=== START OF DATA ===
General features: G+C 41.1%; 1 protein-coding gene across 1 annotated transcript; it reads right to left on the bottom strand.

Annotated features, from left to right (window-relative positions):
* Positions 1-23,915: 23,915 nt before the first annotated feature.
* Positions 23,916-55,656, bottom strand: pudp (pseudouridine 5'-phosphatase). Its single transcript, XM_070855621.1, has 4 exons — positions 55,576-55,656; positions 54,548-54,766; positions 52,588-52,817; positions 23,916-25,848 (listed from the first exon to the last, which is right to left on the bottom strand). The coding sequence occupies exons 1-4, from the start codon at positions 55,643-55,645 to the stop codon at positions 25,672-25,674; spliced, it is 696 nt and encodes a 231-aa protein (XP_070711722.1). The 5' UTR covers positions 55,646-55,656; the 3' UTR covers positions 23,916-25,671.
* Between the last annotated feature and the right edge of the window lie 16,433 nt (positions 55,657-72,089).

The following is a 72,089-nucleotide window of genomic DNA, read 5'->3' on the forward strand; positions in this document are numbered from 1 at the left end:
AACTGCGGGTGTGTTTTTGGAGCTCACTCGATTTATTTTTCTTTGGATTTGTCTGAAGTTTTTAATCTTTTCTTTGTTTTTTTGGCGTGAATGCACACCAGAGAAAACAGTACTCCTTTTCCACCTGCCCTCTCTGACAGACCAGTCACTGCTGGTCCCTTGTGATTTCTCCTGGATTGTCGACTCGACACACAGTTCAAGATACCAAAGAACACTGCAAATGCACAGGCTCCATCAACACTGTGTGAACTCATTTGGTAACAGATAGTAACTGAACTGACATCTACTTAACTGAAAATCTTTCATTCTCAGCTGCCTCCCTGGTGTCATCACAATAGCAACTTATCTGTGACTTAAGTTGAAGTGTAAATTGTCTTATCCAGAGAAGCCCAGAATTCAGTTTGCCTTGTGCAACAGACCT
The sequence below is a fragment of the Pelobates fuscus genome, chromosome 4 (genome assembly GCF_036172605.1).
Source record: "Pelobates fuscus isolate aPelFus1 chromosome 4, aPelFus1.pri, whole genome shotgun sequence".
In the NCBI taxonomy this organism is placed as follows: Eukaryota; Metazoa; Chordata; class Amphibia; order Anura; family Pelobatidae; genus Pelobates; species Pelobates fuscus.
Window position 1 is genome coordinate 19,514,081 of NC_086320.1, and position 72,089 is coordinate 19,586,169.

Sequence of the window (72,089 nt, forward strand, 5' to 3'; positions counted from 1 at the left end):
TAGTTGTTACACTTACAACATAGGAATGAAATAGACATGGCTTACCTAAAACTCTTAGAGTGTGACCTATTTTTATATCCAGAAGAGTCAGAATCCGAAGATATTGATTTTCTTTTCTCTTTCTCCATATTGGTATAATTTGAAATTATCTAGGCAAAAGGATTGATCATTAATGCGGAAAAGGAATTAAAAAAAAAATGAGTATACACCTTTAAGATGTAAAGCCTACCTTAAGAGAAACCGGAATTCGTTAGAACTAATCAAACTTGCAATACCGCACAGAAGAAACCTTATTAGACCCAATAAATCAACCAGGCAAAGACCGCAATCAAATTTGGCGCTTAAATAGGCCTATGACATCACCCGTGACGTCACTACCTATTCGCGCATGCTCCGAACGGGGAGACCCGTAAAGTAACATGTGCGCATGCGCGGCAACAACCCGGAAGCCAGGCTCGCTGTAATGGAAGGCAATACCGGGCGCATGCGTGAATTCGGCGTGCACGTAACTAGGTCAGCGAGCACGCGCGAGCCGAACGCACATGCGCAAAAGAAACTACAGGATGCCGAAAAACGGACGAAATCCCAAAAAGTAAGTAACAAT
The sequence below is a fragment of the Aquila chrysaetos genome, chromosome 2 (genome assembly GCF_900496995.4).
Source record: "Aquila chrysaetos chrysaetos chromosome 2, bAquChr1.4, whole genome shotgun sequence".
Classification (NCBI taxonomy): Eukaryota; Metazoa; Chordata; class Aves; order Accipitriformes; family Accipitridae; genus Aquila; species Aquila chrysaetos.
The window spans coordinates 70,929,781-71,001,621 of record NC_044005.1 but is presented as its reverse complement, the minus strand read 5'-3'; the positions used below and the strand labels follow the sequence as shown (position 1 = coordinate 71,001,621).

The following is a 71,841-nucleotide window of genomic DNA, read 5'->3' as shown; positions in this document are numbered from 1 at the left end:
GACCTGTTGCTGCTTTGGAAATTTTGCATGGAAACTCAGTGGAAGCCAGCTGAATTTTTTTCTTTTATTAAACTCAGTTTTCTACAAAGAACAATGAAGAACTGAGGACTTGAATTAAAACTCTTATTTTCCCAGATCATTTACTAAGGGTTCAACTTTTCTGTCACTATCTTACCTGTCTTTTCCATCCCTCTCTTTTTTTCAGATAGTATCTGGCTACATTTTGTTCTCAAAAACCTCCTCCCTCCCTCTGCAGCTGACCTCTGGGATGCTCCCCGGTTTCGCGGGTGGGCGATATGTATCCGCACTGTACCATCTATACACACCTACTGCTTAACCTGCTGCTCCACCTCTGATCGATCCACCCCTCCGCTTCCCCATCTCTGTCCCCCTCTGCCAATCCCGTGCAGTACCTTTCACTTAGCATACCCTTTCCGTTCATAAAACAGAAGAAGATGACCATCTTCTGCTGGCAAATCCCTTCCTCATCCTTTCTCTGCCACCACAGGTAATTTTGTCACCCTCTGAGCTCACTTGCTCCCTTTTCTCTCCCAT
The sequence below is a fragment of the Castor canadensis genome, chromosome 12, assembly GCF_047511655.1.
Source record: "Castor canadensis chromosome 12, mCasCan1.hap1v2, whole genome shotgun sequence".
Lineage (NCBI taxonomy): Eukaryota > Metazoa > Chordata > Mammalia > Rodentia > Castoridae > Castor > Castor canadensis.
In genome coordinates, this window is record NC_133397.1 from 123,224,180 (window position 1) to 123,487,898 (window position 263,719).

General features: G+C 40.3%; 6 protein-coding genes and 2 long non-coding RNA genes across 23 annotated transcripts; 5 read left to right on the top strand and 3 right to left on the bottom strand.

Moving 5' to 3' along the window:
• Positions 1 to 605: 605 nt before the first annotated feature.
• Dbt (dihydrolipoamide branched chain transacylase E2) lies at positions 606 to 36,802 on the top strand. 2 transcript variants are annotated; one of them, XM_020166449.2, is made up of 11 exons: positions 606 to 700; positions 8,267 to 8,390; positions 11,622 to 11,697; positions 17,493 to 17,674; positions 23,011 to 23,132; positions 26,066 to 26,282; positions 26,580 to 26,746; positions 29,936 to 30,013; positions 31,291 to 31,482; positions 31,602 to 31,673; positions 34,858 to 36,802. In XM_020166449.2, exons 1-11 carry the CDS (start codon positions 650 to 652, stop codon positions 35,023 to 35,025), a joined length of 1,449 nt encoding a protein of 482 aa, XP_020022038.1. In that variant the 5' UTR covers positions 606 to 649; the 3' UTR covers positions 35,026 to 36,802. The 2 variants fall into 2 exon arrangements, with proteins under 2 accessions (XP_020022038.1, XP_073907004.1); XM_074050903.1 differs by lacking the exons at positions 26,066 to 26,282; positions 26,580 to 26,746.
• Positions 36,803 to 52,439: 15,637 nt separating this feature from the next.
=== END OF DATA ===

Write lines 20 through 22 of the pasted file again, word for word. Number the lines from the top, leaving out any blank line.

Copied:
The sequence below is a fragment of the Castor canadensis genome, chromosome 12, assembly GCF_047511655.1.
Source record: "Castor canadensis chromosome 12, mCasCan1.hap1v2, whole genome shotgun sequence".
Lineage (NCBI taxonomy): Eukaryota > Metazoa > Chordata > Mammalia > Rodentia > Castoridae > Castor > Castor canadensis.